Now, correlation can be calculated on the basis of two parameters –

The daily closing price

The daily return series

The daily closing price correlation necessitates a computation of the relationship between two stocks’ closing values. I don’t find it particularly pleasing to have to assess their correlation in this manner, however we’ll proceed with this for now.

To calculate correlation in Excel, simply utilise the ‘= Correl()’ function on the daily closing prices. I’m running the calculation on a new sheet labelled as ‘Pair Data’.

This is a glimpse of the situation:

The correlation between the closing prices of ICICI Bank and Axis bank is 0.51, which isn’t a particularly strong bond, but it’s bearable for the time being. Though our intuition suggested that these two organisations would be closely linked due to their business backgrounds, the figures don’t appear to agree.

We will now use the correl function to examine the correlation between the two stock’s daily % returns. I’ve already calculated this % return, so all that’s left is to run the correlation. 

This is definitely not uplifting news, however, it will suffice for the present.

Many traders compute the correlation on the absolute daily change, which is calculated as ‘Today’s stock price minus yesterday’s stock price’. Personally, I am not a great supporter of this idea. Nevertheless, I will be introducing it to you.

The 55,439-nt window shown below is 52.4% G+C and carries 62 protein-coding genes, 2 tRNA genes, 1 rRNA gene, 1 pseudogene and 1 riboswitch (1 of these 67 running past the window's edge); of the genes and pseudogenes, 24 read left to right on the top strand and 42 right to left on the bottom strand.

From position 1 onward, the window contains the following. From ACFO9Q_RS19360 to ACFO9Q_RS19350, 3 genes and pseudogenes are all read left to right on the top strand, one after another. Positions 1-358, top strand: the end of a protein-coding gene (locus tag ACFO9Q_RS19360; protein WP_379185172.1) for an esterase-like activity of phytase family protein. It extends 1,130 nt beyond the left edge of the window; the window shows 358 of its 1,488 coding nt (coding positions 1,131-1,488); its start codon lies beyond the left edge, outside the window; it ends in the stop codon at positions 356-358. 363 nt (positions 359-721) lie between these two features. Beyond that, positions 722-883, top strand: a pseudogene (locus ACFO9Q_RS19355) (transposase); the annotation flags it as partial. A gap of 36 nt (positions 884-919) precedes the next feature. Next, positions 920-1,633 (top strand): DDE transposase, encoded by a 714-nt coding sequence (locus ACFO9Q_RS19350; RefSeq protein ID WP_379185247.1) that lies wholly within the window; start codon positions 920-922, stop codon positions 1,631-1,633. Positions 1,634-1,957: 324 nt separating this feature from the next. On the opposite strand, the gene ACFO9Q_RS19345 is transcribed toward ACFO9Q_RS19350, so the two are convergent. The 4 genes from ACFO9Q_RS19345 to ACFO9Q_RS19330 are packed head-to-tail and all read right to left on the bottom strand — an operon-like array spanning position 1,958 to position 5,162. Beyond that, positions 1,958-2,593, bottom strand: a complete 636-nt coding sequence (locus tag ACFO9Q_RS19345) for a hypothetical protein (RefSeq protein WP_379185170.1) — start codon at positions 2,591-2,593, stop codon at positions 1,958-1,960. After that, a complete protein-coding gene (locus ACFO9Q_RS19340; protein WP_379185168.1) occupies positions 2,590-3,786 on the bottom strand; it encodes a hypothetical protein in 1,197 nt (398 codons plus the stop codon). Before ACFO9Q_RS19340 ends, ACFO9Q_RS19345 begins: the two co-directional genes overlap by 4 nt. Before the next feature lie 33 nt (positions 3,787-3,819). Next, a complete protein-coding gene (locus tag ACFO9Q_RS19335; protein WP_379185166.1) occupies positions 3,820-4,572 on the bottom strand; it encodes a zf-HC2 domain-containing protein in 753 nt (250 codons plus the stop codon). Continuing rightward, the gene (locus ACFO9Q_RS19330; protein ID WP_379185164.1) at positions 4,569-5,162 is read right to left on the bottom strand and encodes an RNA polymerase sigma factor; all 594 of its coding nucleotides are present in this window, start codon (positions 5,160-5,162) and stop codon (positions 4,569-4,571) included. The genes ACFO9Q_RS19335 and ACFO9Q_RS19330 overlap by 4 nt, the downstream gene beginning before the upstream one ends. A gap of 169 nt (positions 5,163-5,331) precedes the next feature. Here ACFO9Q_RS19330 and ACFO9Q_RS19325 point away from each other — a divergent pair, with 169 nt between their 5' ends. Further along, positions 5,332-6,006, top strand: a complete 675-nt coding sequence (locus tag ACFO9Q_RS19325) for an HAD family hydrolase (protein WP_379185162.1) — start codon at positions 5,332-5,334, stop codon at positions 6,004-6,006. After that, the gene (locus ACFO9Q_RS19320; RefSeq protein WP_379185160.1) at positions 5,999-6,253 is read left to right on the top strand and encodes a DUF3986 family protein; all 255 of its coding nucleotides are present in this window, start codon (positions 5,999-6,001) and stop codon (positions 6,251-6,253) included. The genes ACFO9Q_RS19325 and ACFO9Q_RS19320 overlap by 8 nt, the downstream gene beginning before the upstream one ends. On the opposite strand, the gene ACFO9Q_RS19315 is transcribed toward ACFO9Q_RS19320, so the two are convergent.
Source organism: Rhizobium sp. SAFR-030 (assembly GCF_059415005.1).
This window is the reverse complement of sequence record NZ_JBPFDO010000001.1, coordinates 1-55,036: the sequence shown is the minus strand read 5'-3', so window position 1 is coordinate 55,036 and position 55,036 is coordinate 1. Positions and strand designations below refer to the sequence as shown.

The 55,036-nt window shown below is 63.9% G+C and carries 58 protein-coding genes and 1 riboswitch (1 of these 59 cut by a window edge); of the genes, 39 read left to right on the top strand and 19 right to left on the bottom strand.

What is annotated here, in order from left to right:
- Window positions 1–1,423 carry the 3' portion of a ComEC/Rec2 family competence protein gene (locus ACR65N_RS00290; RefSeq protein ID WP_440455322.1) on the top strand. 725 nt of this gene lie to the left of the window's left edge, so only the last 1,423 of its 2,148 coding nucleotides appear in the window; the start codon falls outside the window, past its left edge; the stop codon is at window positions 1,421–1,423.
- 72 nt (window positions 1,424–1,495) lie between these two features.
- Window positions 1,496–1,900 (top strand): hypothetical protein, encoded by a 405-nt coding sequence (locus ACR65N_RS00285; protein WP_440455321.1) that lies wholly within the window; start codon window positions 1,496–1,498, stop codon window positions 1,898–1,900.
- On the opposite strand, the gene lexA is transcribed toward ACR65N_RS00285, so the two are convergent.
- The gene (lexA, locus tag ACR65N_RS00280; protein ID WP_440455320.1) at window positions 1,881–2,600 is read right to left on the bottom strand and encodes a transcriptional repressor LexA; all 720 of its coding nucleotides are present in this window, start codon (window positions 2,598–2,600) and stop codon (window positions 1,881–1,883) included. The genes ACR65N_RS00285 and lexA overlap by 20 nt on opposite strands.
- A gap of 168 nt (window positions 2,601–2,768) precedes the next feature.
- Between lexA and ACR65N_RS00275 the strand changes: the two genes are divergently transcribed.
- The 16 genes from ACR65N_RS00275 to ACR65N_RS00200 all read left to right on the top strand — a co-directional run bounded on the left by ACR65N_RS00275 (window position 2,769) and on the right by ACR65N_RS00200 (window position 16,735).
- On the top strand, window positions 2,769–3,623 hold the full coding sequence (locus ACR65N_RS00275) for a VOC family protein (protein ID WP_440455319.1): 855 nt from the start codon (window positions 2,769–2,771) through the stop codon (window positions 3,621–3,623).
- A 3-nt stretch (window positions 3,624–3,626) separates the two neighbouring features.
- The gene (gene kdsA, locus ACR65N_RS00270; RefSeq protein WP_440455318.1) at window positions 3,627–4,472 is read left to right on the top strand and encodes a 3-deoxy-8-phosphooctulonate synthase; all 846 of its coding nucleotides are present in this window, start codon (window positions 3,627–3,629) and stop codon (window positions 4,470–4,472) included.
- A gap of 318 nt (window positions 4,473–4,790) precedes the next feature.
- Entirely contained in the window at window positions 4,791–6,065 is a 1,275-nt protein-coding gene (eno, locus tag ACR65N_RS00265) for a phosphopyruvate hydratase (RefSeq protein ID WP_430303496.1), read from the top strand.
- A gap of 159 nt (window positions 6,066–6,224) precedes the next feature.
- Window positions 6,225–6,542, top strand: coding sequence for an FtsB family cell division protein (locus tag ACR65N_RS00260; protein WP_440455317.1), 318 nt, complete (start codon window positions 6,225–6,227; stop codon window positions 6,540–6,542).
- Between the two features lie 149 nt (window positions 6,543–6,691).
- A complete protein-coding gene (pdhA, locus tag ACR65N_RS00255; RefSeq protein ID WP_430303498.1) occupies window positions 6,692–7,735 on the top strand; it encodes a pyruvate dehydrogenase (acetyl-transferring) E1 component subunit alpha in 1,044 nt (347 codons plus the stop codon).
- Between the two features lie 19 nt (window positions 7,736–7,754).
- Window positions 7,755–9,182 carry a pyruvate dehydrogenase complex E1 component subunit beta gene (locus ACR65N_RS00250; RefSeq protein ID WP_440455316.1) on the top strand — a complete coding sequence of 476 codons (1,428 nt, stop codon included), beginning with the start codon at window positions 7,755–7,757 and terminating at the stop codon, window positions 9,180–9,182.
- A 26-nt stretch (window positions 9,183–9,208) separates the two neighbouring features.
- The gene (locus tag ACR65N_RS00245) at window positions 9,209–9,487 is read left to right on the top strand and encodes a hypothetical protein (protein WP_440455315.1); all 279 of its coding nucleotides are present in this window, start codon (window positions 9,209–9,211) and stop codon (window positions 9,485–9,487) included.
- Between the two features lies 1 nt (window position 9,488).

By running correlation calculations on Axis Bank and ICICI Bank, I obtained the same results that could be expected if I had tried to calculate the correlation between ICICI and Axis. Generally, the correlation between two sets of data remains constant, no matter which order they are shown in.

In this trading pairs approach, the correlation number should ideally be above 0.75. ICICI and Axis don’t meet that requirement, however we can manage despite that.

– Setting up the datasheet

In the preceding chapter, we talked over three variables associated with the pairs, the spread, differential, and ratios. Moving forward, we will compute these variables on the two stocks we are analysing. We’ll do this on a new sheet in the same workbook and entitle it ‘Data Sheet’. Here’s what it looks like –